Riluzole protects against glutamate-induced slowing of neurofilament axonal transport.
Yates, Darran M
De Vos, Kurt J
Leigh, P Nigel
McLoughlin, Declan M
Miller, Christopher C J
AffiliationMRC Centre for Neurodegeneration Research, Institute of Psychiatry, King's College, London, UK.
MeSHAnalysis of Variance
Dose-Response Relationship, Drug
Excitatory Amino Acid Antagonists
Extracellular Signal-Regulated MAP Kinases
p38 Mitogen-Activated Protein Kinases
MetadataShow full item record
CitationRiluzole protects against glutamate-induced slowing of neurofilament axonal transport. 2009, 454 (2):161-4 Neurosci. Lett.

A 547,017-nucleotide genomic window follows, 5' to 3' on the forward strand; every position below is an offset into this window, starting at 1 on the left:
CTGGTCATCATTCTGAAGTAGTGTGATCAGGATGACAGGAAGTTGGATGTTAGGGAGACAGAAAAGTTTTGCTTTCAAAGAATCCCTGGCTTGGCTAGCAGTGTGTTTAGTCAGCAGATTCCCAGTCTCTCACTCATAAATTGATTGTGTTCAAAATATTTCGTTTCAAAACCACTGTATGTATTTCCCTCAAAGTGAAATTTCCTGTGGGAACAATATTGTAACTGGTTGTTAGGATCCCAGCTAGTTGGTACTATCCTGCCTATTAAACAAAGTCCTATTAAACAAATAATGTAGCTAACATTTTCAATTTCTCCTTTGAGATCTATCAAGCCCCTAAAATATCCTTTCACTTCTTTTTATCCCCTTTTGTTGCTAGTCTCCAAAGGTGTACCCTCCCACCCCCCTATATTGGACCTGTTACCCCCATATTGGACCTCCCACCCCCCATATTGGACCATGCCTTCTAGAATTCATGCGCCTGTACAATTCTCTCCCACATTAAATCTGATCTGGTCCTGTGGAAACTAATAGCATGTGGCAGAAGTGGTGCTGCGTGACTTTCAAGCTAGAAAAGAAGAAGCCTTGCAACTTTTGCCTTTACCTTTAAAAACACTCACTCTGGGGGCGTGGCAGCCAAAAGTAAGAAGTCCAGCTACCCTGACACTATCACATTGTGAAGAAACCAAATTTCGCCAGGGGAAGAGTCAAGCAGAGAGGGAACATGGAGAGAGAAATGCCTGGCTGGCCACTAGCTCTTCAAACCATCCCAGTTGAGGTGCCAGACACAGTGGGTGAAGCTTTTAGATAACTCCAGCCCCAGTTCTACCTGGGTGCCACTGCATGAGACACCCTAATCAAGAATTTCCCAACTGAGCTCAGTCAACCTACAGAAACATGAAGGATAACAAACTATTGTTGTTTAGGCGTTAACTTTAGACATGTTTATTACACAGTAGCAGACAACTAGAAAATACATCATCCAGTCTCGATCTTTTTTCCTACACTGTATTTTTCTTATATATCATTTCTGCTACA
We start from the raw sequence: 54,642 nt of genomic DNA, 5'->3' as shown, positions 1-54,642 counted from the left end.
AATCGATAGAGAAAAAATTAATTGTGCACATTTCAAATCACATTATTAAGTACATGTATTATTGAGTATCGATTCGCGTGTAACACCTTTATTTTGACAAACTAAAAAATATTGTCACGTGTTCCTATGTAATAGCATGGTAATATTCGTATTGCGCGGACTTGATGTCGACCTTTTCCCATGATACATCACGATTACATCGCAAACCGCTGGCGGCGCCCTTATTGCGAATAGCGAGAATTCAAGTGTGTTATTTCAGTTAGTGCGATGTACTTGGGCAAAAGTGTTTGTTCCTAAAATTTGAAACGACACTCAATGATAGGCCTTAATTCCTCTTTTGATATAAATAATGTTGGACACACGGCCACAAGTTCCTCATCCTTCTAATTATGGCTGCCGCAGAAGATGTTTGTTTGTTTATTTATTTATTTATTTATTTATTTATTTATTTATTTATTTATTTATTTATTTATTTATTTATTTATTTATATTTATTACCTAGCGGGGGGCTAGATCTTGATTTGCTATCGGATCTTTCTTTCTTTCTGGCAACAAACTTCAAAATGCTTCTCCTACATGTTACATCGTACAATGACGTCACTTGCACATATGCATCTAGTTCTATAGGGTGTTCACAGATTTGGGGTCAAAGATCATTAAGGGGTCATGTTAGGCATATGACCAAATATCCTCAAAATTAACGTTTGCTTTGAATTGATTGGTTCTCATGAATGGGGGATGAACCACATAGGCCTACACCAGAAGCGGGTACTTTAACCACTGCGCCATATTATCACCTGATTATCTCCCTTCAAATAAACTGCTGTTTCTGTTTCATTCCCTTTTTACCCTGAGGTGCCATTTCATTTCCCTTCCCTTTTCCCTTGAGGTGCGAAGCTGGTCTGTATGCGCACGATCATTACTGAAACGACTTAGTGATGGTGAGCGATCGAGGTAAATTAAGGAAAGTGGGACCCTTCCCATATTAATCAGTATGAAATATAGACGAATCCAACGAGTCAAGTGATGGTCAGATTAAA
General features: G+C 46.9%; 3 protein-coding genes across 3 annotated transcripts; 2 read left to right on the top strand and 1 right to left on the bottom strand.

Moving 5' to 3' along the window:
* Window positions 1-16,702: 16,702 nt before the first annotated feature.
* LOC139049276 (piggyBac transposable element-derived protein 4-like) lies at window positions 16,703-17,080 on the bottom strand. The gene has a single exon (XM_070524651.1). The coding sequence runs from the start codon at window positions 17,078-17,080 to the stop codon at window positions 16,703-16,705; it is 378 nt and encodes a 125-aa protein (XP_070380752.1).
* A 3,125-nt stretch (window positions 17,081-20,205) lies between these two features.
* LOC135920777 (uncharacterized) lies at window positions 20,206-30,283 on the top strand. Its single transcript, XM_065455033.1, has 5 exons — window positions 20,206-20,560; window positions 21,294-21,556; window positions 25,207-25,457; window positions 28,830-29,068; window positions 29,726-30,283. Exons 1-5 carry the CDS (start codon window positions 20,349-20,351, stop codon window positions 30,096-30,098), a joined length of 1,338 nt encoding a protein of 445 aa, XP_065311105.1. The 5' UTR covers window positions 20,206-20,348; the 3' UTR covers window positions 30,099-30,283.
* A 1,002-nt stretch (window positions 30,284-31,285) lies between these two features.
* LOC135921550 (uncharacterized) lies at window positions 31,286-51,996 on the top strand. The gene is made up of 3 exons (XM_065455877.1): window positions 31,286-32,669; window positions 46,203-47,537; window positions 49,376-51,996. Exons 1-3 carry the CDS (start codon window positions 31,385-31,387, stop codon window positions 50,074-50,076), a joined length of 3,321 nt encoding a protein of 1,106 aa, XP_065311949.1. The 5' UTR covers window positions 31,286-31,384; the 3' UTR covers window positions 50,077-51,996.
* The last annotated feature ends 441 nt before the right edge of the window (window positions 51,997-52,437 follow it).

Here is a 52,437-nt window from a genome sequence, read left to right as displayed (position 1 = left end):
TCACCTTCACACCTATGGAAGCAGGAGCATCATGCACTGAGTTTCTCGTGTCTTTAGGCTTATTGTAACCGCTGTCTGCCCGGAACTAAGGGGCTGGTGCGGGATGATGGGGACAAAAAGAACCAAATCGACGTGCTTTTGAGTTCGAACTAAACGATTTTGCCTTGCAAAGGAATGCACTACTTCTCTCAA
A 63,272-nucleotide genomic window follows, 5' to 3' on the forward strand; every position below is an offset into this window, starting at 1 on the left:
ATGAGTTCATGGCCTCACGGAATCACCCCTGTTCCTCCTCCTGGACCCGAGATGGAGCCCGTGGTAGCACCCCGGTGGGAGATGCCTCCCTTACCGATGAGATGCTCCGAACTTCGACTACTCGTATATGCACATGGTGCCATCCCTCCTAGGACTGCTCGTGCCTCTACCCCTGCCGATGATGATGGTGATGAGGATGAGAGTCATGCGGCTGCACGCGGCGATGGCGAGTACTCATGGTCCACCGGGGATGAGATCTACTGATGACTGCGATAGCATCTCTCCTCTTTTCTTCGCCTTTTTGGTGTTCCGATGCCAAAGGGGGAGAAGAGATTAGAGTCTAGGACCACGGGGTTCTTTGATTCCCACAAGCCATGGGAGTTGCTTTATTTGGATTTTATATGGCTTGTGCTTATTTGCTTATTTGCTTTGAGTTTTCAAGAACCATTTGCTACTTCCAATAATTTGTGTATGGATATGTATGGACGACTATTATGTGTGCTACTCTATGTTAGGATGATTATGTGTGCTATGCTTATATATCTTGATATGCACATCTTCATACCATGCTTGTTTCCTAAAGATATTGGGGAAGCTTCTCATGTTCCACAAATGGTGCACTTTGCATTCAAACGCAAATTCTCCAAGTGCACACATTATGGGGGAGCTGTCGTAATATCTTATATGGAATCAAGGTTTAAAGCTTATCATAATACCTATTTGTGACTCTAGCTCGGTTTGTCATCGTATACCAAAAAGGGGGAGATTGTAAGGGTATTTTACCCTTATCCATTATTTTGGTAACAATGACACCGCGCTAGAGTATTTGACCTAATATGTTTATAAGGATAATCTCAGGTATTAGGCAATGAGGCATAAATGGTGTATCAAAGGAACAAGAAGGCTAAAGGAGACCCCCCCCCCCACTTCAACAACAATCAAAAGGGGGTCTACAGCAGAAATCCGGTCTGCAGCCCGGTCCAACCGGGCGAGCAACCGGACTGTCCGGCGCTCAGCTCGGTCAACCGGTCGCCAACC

AbstractRiluzole is the only drug approved for the treatment of amyotrophic lateral sclerosis (ALS) but its precise mode of action is not properly understood. Damage to axonal transport of neurofilaments is believed to be part of the pathogenic mechanism in ALS and this has been linked to defective glutamate handling and increased phosphorylation of neurofilament side-arm domains. Here, we show that riluzole protects against glutamate-induced slowing of neurofilament transport. Protection is associated with decreased neurofilament side-arm phosphorylation and inhibition of the activities of two neurofilament kinases, ERK and p38 that are activated in ALS. Thus, the anti-glutamatergic properties of riluzole include protection against glutamate-induced changes to neurofilament phosphorylation and transport.